The Grey Men: Pursuing the Stasi into the Present with author Ralph Hope (43)

In this episode of Radio GDR – the East Germany podcast, Steve Minegar chats with Ralph Hope, the author of The Grey Men: Pursuing the Stasi into the Present.

What do you do with a hundred thousand idle spies?

By 1990 the Berlin Wall had fallen and the East German state security service folded. For forty years, they had amassed more than a billion pages in manila files detailing the lives of their citizens. Almost a hundred thousand Stasi employees, many of them experienced officers with access to highly personal information, found themselves unemployed overnight.

This is the story of what they did next.

Former FBI agent Ralph Hope uses present-day sources and access to Stasi records to track and expose ex-officers working everywhere from the Russian energy sector to the police and even the government department tasked with prosecuting Stasi crimes. He examines why the key players have never been called to account and, in doing so, asks if we have really learned from the past at all. He highlights a man who continued to fight the Stasi for thirty years after the Wall fell, and reveals a truth that many today don’t want spoken.

The Grey Men comes as an urgent warning from the past at a time when governments the world over are building an unprecedented network of surveillance over their citizens. Ultimately, this is a book about the present.

Editorial Reviews

Review

‘A cracking read that will leave you as outraged by Hope’s findings as he so clearly was.’ — Peter Conradi, Sunday Times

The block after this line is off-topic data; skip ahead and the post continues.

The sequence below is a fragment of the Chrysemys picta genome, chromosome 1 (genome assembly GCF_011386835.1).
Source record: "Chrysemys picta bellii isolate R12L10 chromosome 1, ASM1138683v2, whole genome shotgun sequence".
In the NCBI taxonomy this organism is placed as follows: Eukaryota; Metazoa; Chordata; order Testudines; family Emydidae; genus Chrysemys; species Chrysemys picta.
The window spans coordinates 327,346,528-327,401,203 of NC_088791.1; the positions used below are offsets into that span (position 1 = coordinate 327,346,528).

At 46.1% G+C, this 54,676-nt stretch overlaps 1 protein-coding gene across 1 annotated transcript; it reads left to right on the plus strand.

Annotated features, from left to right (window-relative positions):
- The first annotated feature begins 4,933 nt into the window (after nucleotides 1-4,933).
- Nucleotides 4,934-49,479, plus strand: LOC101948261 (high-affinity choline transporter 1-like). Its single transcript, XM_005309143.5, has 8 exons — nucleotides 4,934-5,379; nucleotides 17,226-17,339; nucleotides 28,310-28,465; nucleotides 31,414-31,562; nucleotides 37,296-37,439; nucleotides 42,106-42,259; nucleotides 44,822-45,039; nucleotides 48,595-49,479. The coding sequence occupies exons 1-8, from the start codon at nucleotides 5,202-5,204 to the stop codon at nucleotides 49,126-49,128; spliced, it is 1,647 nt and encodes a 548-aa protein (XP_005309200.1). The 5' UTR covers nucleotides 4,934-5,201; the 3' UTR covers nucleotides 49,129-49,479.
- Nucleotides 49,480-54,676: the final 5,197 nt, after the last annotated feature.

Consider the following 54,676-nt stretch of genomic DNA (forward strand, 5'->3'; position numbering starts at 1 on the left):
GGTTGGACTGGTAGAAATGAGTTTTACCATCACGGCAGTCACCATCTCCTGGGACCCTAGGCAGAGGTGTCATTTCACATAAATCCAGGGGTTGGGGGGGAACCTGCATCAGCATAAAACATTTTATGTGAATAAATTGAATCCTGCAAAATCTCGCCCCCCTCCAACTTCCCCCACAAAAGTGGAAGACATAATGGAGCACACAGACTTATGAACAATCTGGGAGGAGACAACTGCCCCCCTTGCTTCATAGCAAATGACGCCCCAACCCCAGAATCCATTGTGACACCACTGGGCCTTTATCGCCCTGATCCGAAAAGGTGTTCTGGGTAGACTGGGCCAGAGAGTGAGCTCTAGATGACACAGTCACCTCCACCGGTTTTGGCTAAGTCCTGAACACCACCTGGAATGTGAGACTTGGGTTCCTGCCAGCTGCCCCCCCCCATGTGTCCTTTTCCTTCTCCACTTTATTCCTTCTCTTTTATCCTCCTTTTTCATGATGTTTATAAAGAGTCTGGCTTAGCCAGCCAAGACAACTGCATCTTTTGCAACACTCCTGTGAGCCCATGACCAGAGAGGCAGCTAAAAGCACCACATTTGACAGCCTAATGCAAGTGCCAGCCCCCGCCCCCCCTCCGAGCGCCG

‘A mesmerising account of the crimes of the Stasi officers through the eyes of their victims that goes far beyond The Lives of Others.’ — Michael Smith, author of The Anatomy of a Spy

About the Author

Ralph Hope was an FBI agent for more than twenty-five years. Much of that time was spent in America, investigating drug trafficking, violent crime and terrorism. After 2001, he served for nearly a decade as an FBI representative in the Middle East, Asia, Europe and Africa. He was deputy head of the FBI office in the Baltic States, and head of FBI operations in eleven West African countries. He was later selected as liaison representative for the US Department of Justice to United Nations Peacekeeping forces battling Islamic extremists in Mali.

By the book here or at your local bookstore.

5 comments on “The Grey Men: Pursuing the Stasi into the Present with author Ralph Hope (43)

  1. Some guy says:

    Finally a new podcast episode. A story of the Stasi after the wall of the wall sounds intriguing. But I did not like this episode. It rubbed me the wrong way a few times. We can all agree that the Stasi was a bad thing for those that had to deal with them. But some of the things said by the author in the interview seemed made up. Children as Stasi spies? Willing children could go to their teachers and be recruited? That sounds like bogus! And without proof he suggests that some disappeared government money could have landed with the PDS/Linke party? No facts, just a guess. He mentions the “Left” a few times. He sounded almost apologetic of the post-war treatment of Nazis compared to the Stasi. And then he warns about Antifa in the US, mentions China shortly after. This sounds like some right wing propaganda a la FoxNews, Daily Wire or other outlets on the right. I’m surprised there was no discussion of this episode in the Facebook group.

    1. some other guy says:

      The reviews of his book on Amazon are quite similar to what you have written. Hope is obviously a right winger, who is more interested in driving a political smear campaign against the political left rather than doing thorough research.

  2. feliks says: